No worries.*

Footnotes & Errata

* That was a lie. There are a lot of worries. It’s not until you get to your third or so kid that you stop worrying and begin to think you know it all. Of course, that’s when everyone around you begins to panic because they just don’t understand that a toddler juggling razor-sharp knives while riding a kiddie unicycle is just little dudes being little dudes.

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The Brightening Quiet

Sons of the South savor snowfall.

And alliteration? Absolutely!

Okay, enough of that.

Here in Charlotte, we received a small taste of the snow storm that’s been causing havoc in the midwest, the Pacific Northwest and all over the country, basically.

It’s causing havoc here, of course, but mostly because we see a snowflake and we freak the freak out. Seriously.

But enough of the whining.

No, seriously. Why are you all laughing so loudly?

Fine, whatever.

Anyway.

Walking Buzz, The Garbage Disposal That Walks Like A Dog, last night after the first day of snowfall, I found myself feeling amazingly peaceful and happy.

Yes, it was an odd occurrence. And I traced it to the environment.

I was bundled up like I was three and my mom was about to send me outside in the cold by myself for the first time. I could barely bend my elbows I was so layered. (Look, I was born and raised in the South and this is as far north as I’ve ever lived. Sue me.)

Anyway, that wasn’t it. It wasn’t the cold. It was, I came to realize, the snow.

I’d always thought it was a cliché, not based in fact, that snowfall quiets everything down once its settled. But, by golly, it’s certainly true here.

We walked in the night and couldn’t hear anything but the sound of dog tags jangling together as Buzz, The Garbage Disposal That Walks Like A Dog, continued to bite the snow, freak out, levitate while doing a 360-degree spin, land, repeat.

Eventually, he tired out and we were back to only walking. The sound of my boots squelching in the snow. . . That was the loudest sound of the evening.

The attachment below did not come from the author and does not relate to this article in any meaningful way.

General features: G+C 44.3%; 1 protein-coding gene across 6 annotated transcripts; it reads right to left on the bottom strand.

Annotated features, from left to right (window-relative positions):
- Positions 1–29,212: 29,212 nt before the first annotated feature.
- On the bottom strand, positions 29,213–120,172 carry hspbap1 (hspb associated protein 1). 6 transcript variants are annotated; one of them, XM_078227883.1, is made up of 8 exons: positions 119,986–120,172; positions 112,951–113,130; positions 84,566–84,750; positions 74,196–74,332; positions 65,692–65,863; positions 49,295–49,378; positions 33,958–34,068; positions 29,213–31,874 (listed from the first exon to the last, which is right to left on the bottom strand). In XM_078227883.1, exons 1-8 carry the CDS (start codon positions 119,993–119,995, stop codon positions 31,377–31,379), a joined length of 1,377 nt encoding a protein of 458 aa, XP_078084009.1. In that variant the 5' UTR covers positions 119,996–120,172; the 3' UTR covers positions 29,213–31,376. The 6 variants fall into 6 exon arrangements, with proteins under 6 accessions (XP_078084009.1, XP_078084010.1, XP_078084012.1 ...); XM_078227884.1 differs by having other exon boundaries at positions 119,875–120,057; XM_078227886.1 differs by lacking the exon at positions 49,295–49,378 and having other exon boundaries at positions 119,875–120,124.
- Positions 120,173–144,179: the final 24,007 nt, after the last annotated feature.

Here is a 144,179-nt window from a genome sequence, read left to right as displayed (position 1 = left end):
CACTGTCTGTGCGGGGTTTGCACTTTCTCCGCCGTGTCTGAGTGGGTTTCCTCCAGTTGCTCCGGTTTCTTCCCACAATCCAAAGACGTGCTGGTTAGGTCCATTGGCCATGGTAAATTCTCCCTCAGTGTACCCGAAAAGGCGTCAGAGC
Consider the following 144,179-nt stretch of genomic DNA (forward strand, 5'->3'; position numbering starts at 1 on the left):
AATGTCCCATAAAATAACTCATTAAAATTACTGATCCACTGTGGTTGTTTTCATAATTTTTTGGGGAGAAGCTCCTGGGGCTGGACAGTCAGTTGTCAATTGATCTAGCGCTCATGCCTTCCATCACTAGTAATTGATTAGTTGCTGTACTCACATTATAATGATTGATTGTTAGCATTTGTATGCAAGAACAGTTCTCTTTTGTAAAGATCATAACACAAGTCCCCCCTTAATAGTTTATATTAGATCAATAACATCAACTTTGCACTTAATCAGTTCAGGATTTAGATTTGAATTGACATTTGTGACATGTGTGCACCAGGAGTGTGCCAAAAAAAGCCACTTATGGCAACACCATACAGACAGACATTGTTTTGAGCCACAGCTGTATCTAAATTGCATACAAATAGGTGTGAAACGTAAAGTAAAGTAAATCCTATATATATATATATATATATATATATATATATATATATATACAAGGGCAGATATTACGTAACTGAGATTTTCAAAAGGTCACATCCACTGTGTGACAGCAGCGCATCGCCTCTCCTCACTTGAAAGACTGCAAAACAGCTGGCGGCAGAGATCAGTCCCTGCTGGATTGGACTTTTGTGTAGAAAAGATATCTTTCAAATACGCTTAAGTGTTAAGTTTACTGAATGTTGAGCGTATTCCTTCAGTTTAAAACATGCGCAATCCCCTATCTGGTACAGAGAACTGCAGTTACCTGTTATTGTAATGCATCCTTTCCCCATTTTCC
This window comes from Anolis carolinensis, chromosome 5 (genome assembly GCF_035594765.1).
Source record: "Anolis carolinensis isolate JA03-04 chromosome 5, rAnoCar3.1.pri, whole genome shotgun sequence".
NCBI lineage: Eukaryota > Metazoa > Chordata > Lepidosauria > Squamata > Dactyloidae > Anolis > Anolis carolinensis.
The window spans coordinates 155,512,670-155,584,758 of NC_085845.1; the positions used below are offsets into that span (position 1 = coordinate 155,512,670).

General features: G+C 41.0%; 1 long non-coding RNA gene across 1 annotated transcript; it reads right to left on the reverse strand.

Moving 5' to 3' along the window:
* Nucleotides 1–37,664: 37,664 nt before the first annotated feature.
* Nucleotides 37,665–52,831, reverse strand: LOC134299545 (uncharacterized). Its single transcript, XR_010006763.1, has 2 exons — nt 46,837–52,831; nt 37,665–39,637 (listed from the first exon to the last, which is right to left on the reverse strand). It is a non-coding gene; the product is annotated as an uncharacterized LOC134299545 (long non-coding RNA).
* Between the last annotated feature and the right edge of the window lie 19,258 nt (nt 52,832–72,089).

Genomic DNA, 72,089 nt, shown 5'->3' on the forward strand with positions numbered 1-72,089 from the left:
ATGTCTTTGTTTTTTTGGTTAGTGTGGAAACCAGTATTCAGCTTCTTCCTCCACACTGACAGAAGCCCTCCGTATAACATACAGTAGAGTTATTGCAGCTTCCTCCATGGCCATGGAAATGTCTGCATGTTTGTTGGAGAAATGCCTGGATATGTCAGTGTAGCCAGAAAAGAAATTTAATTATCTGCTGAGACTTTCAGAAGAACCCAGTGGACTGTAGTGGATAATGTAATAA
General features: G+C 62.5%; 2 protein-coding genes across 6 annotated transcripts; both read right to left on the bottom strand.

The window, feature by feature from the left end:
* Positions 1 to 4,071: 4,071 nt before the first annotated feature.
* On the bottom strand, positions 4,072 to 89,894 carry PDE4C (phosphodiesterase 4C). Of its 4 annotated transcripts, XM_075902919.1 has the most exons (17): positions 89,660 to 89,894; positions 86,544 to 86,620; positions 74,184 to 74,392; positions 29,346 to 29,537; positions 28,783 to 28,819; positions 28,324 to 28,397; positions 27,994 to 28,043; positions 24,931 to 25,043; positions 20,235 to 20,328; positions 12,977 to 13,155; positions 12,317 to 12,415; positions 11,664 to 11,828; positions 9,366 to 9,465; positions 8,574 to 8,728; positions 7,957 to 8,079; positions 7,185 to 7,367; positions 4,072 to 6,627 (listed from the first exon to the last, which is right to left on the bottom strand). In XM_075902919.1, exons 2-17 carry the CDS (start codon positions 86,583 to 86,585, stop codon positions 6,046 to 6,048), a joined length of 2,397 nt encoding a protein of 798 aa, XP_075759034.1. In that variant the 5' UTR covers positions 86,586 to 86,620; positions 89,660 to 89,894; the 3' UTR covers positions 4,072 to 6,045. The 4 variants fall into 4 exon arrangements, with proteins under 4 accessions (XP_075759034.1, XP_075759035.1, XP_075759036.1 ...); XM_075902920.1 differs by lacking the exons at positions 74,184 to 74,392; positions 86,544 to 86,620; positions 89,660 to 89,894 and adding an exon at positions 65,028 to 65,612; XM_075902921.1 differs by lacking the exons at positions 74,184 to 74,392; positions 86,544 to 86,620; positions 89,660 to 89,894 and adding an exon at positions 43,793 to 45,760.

Add that to the level of light in the dark and it was a magical evening.

The level of the light is my malformed and horrifyingly clumsy way of talking about the high albedo of snow-covered ground and trees. The white snow reflects back so much more light than does the ground or tree branches.

Because it’s able to reflect more light, it looks like the night is that much brighter, as if there were two light sources. As above, so below. If you will.

Even after the sun set, I could see the gray clouds, hovering above the white-draped tree branches, white over brown, arching across the new-fallen snow covering the hibernating grass in the fields.

It was a beautiful sight.

My wife, known to me as She Who Must Be Getting Cabin Fever Already, today asked me why I’m always so excited about snow. She’s not. This is the second week in a month where she’s only able to work less than three days because of the snow. Which means we’re going to have less money in the weeks ahead.

But still I love the snow. I guess it’s because I never stopped being a young dude, even deep down in my withered, blackened, cynical wasteland of a heart. Yeah, we’ll have to pay for the snow days later in the school year, but seeing that snow, experiencing the brand-new sensations in its immediate aftermath. . . It’s worth it.

I’m glad I live here in the South where snowfall is a rarity. That way, I won’t get used to it. It will remain special, something to celebrate.